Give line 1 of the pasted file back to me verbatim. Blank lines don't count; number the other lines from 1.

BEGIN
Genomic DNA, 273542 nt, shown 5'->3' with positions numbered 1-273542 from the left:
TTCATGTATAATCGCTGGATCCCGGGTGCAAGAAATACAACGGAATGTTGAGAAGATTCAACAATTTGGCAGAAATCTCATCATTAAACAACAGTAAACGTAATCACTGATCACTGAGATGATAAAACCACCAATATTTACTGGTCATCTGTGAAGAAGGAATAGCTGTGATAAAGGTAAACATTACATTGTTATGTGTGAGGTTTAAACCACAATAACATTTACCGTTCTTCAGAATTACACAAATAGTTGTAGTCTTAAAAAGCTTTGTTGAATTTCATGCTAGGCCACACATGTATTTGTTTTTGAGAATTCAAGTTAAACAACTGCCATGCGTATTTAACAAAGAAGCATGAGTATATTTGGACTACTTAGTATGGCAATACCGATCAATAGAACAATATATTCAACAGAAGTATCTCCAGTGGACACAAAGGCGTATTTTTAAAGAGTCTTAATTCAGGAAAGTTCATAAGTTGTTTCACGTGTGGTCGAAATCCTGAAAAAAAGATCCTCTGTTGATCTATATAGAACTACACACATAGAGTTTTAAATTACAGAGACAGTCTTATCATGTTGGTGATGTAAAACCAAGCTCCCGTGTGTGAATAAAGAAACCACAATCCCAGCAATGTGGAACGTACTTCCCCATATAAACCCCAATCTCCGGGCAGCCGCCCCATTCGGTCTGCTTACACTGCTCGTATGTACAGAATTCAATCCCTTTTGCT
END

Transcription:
Genomic DNA, 273542 nt, shown 5'->3' with positions numbered 1-273542 from the left: